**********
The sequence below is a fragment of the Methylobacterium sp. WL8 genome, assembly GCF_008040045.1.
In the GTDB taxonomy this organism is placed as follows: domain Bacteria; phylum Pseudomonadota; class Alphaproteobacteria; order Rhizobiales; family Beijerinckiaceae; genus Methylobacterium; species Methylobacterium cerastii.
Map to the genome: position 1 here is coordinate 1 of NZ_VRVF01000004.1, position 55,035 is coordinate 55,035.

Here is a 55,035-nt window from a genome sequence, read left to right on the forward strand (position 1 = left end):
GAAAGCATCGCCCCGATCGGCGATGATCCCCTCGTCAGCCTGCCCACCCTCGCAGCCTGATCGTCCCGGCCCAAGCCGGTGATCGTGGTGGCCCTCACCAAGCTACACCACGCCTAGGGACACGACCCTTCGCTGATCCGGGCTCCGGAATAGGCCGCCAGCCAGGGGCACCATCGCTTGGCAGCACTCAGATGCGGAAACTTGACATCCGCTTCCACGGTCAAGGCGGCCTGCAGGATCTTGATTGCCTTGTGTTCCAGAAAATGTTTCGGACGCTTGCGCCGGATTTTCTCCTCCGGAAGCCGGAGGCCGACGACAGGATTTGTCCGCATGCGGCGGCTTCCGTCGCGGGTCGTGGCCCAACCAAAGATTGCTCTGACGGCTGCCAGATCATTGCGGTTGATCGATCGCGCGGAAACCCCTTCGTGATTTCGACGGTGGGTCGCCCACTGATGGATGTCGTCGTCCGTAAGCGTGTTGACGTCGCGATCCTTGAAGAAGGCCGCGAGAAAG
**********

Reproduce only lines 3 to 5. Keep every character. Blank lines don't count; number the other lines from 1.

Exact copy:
Map to the genome: position 1 here is coordinate 1 of NZ_VRVF01000004.1, position 55,035 is coordinate 55,035.

Here is a 55,035-nt window from a genome sequence, read left to right on the forward strand (position 1 = left end):
GAAAGCATCGCCCCGATCGGCGATGATCCCCTCGTCAGCCTGCCCACCCTCGCAGCCTGATCGTCCCGGCCCAAGCCGGTGATCGTGGTGGCCCTCACCAAGCTACACCACGCCTAGGGACACGACCCTTCGCTGATCCGGGCTCCGGAATAGGCCGCCAGCCAGGGGCACCATCGCTTGGCAGCACTCAGATGCGGAAACTTGACATCCGCTTCCACGGTCAAGGCGGCCTGCAGGATCTTGATTGCCTTGTGTTCCAGAAAATGTTTCGGACGCTTGCGCCGGATTTTCTCCTCCGGAAGCCGGAGGCCGACGACAGGATTTGTCCGCATGCGGCGGCTTCCGTCGCGGGTCGTGGCCCAACCAAAGATTGCTCTGACGGCTGCCAGATCATTGCGGTTGATCGATCGCGCGGAAACCCCTTCGTGATTTCGACGGTGGGTCGCCCACTGATGGATGTCGTCGTCCGTAAGCGTGTTGACGTCGCGATCCTTGAAGAAGGCCGCGAGAAAG